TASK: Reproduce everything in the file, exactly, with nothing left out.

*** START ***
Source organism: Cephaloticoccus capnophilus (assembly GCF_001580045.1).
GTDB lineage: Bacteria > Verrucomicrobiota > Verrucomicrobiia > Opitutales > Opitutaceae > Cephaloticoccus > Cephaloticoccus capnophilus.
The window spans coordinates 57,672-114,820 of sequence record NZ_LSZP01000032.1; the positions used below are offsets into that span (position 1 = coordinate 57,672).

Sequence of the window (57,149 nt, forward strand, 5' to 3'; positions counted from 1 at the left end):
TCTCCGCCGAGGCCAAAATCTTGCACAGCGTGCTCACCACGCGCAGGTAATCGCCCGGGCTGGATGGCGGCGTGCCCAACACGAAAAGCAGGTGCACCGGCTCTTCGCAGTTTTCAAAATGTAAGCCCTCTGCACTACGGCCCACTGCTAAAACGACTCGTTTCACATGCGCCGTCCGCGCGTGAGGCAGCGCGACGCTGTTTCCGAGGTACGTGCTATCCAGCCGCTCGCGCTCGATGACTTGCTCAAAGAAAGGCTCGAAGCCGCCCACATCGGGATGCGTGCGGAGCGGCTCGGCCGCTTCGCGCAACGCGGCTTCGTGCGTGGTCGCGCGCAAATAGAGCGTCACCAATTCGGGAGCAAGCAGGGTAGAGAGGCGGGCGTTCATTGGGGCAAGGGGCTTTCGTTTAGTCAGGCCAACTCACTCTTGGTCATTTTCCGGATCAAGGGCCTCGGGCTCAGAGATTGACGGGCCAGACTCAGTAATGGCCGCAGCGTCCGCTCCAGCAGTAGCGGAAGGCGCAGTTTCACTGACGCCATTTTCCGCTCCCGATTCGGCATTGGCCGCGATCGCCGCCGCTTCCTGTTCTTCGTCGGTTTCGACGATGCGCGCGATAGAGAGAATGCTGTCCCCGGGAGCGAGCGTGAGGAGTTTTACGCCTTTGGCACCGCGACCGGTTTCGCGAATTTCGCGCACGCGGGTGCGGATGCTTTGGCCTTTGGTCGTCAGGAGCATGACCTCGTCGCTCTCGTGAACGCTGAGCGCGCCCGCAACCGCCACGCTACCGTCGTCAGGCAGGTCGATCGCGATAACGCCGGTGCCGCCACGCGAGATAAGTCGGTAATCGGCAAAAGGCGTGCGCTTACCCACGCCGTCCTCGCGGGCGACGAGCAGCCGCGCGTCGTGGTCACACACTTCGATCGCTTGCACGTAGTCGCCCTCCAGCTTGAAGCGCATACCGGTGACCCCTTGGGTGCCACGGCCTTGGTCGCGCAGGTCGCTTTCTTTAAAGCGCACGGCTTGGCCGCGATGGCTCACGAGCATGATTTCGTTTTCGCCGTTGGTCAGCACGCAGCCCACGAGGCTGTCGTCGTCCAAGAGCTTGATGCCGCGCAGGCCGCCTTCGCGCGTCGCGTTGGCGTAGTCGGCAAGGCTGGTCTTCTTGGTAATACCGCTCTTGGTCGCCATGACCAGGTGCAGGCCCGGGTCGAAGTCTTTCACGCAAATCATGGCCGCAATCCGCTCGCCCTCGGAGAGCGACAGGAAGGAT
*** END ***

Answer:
Source organism: Cephaloticoccus capnophilus (assembly GCF_001580045.1).
GTDB lineage: Bacteria > Verrucomicrobiota > Verrucomicrobiia > Opitutales > Opitutaceae > Cephaloticoccus > Cephaloticoccus capnophilus.
The window spans coordinates 57,672-114,820 of sequence record NZ_LSZP01000032.1; the positions used below are offsets into that span (position 1 = coordinate 57,672).

Sequence of the window (57,149 nt, forward strand, 5' to 3'; positions counted from 1 at the left end):
TCTCCGCCGAGGCCAAAATCTTGCACAGCGTGCTCACCACGCGCAGGTAATCGCCCGGGCTGGATGGCGGCGTGCCCAACACGAAAAGCAGGTGCACCGGCTCTTCGCAGTTTTCAAAATGTAAGCCCTCTGCACTACGGCCCACTGCTAAAACGACTCGTTTCACATGCGCCGTCCGCGCGTGAGGCAGCGCGACGCTGTTTCCGAGGTACGTGCTATCCAGCCGCTCGCGCTCGATGACTTGCTCAAAGAAAGGCTCGAAGCCGCCCACATCGGGATGCGTGCGGAGCGGCTCGGCCGCTTCGCGCAACGCGGCTTCGTGCGTGGTCGCGCGCAAATAGAGCGTCACCAATTCGGGAGCAAGCAGGGTAGAGAGGCGGGCGTTCATTGGGGCAAGGGGCTTTCGTTTAGTCAGGCCAACTCACTCTTGGTCATTTTCCGGATCAAGGGCCTCGGGCTCAGAGATTGACGGGCCAGACTCAGTAATGGCCGCAGCGTCCGCTCCAGCAGTAGCGGAAGGCGCAGTTTCACTGACGCCATTTTCCGCTCCCGATTCGGCATTGGCCGCGATCGCCGCCGCTTCCTGTTCTTCGTCGGTTTCGACGATGCGCGCGATAGAGAGAATGCTGTCCCCGGGAGCGAGCGTGAGGAGTTTTACGCCTTTGGCACCGCGACCGGTTTCGCGAATTTCGCGCACGCGGGTGCGGATGCTTTGGCCTTTGGTCGTCAGGAGCATGACCTCGTCGCTCTCGTGAACGCTGAGCGCGCCCGCAACCGCCACGCTACCGTCGTCAGGCAGGTCGATCGCGATAACGCCGGTGCCGCCACGCGAGATAAGTCGGTAATCGGCAAAAGGCGTGCGCTTACCCACGCCGTCCTCGCGGGCGACGAGCAGCCGCGCGTCGTGGTCACACACTTCGATCGCTTGCACGTAGTCGCCCTCCAGCTTGAAGCGCATACCGGTGACCCCTTGGGTGCCACGGCCTTGGTCGCGCAGGTCGCTTTCTTTAAAGCGCACGGCTTGGCCGCGATGGCTCACGAGCATGATTTCGTTTTCGCCGTTGGTCAGCACGCAGCCCACGAGGCTGTCGTCGTCCAAGAGCTTGATGCCGCGCAGGCCGCCTTCGCGCGTCGCGTTGGCGTAGTCGGCAAGGCTGGTCTTCTTGGTAATACCGCTCTTGGTCGCCATGACCAGGTGCAGGCCCGGGTCGAAGTCTTTCACGCAAATCATGGCCGCAATCCGCTCGCCCTCGGAGAGCGACAGGAAGGAT